|Kevin Youkilis connects for a three-run homer in the seventh off the Rays’ Jeremy Hellickson. (Chris O’Meara/Associated Press)|
Miller will stay, join rotation next week
ST. PETERSBURG, Fla. — Lefthander Andrew Miller officially will stay with the Red Sox, forgoing a clause in his minor league contract to declare free agency yesterday in return for a promise that he would join the rotation next week.
Miller is expected to start against the Padres at Fenway Park Monday. He and agent Mark Rodgers met with general manager Theo Epstein Tuesday night.
“He’s obviously a huge part of our organization and is going to stay that way,’’ manager Terry Francona said. “That’s kind of where we’re at. He’s not going anywhere. Whatever happens . . . if and when and where, we’ll make that announcement.
“I think as things unfold, it’ll make sense. We can’t get ahead of ourselves.’’
Miller, 26, is 3-3 with a 2.47 ERA in 13 appearances (12 starts) for Pawtucket. But he has made a case for himself in recent weeks allowing five earned runs over his last 25 1/3 innings with three walks and 26 strikeouts.
Miller went 5 1/3 innings against Charlotte Tuesday, allowing one run on five hits with one walk and 10 strikeouts.
Miller’s split contract will pay him a prorated $1.3 million once he arrives in the majors. There is a roster bonus along with incentive clauses.
Over parts of five seasons with the Tigers and Marlins, Miller is 15-26 with a 5.84 ERA. The former first-round pick was obtained from the Marlins Nov. 12, was non-tendered Dec. 2, and then re-signed 14 days later.
According to a major league source, the Sox plan to keep Jon Lester, Clay Buchholz, and Josh Beckett on five-day routines for the most part and mix Miller, John Lackey, and Tim Wakefield into the rotation.
Wakefield could prove the odd man out over time despite having gone 3-1 with a 3.66 ERA in five starts since joining the rotation May 22. Lackey is 4-5 with a 7.41 ERA in nine starts.
Appeal pending On June 7, MLB suspended Jonathan Papelbon for three games as punishment for bumping umpire Tony Randazzo during an argument three days prior. Papelbon immediately appealed.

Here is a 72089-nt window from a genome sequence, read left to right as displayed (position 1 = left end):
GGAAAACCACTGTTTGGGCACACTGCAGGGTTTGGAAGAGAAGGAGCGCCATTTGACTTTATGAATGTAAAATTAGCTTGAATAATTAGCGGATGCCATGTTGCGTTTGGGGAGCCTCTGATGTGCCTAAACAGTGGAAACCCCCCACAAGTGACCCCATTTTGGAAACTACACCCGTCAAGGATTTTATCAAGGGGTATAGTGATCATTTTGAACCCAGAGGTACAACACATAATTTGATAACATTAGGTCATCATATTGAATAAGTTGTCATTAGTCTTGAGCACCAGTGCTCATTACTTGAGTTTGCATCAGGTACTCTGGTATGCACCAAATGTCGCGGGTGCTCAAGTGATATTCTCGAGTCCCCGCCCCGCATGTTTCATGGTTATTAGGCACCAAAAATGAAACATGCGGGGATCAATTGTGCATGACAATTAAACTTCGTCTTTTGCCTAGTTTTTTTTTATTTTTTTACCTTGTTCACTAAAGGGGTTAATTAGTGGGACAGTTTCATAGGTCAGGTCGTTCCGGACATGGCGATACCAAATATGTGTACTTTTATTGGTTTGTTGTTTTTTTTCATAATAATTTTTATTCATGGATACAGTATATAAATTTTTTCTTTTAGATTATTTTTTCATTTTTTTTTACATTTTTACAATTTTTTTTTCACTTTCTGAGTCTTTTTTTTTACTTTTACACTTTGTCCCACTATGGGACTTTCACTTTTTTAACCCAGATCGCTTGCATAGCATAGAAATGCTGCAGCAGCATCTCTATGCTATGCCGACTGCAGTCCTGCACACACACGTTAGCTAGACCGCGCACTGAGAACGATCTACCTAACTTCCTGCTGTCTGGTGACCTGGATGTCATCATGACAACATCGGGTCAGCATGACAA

Francona said the team has received no word when that appeal will be heard.
“Not yet. You’re kind of in the dark a little bit,’’ he said. “Obviously I’ve talked to Theo a little bit about it. We’re still waiting to figure out what to do.’’
The Sox have to decide whether to go through with the appeal or drop it and have Papelbon start serving his suspension immediately.
There is a chance Papelbon could have his sentence reduced by a game. But waiting for the appeal puts the timing in the hands of MLB.
“That’s basically it,’’ Francona said. “You try not to outsmart yourself.’’
Francona and Papelbon have talked about the situation. It is likely, if not probable, that Papelbon would drop the appeal if he appears in several games in a row and would need a rest.
Designated dilemma The Sox start a nine-game interleague road trip June 24. That means nine consecutive games without a designated hitter and nowhere for David Ortiz to play.
In previous seasons, the Sox have been able to use Ortiz at first base by either resting Kevin Youkilis or moving him to third base. But now with Youkilis playing third base and Adrian Gonzalez at first, there is no obvious solution.
Sitting Gonzalez, even for a few games, makes little sense.
“Gonzy’s the most productive hitter in the league,’’ Francona said.
The Sox have not played nine consecutive interleague road games since 2002.
“This is hard. This is unfair,’’ Francona said. “It’s going to be a tough one.’’
Gonzalez started one game in right field for Texas in 2005, part of a short-lived scheme to keep him and Mark Teixeira in the lineup.
Francona on board Count Francona as a supporter of the proposal to add teams to the playoffs and perhaps realign the divisions. “I love the idea of a more balanced schedule. I think any player, coach or manager probably does. Because you’re talking about fairness,’’ he said. “The more teams they want to add to the playoffs, I’m all for.’’ . . . Shortstop Jed Lowrie was back in the lineup last night after missing the last two games to rest a sore left shoulder. “We’re starting to move into strengthening it back up,’’ he said. “I’m not going to make any excuses. I’m just going to continue to work to make it better and know that I’m going to be where I should be.’’ . . . ESPN college basketball analyst Dick Vitale, a big baseball fan, spent time before the game with Francona, Dustin Pedroia, and Carl Crawford. . . . Texas released catcher Michael Thomas, one of the three players it obtained from the Red Sox for Jarrod Saltalamacchia.